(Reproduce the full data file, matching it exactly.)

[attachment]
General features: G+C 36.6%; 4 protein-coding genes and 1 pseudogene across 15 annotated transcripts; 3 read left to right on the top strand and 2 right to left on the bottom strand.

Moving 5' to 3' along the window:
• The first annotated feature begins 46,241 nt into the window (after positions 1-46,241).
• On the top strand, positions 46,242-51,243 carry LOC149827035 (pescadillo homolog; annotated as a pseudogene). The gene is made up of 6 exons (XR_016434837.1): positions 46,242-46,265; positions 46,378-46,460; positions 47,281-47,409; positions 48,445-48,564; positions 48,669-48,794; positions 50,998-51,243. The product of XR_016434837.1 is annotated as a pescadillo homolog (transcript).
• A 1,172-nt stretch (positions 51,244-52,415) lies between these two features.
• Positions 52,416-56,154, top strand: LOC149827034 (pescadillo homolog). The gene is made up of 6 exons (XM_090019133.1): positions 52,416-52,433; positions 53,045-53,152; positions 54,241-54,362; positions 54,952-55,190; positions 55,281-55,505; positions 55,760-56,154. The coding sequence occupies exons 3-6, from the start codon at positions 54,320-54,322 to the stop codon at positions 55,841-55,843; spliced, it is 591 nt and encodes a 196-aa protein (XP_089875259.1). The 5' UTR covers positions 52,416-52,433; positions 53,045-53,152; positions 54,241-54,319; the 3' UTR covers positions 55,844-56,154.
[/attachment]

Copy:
General features: G+C 36.6%; 4 protein-coding genes and 1 pseudogene across 15 annotated transcripts; 3 read left to right on the top strand and 2 right to left on the bottom strand.

Moving 5' to 3' along the window:
• The first annotated feature begins 46,241 nt into the window (after positions 1-46,241).
• On the top strand, positions 46,242-51,243 carry LOC149827035 (pescadillo homolog; annotated as a pseudogene). The gene is made up of 6 exons (XR_016434837.1): positions 46,242-46,265; positions 46,378-46,460; positions 47,281-47,409; positions 48,445-48,564; positions 48,669-48,794; positions 50,998-51,243. The product of XR_016434837.1 is annotated as a pescadillo homolog (transcript).
• A 1,172-nt stretch (positions 51,244-52,415) lies between these two features.
• Positions 52,416-56,154, top strand: LOC149827034 (pescadillo homolog). The gene is made up of 6 exons (XM_090019133.1): positions 52,416-52,433; positions 53,045-53,152; positions 54,241-54,362; positions 54,952-55,190; positions 55,281-55,505; positions 55,760-56,154. The coding sequence occupies exons 3-6, from the start codon at positions 54,320-54,322 to the stop codon at positions 55,841-55,843; spliced, it is 591 nt and encodes a 196-aa protein (XP_089875259.1). The 5' UTR covers positions 52,416-52,433; positions 53,045-53,152; positions 54,241-54,319; the 3' UTR covers positions 55,844-56,154.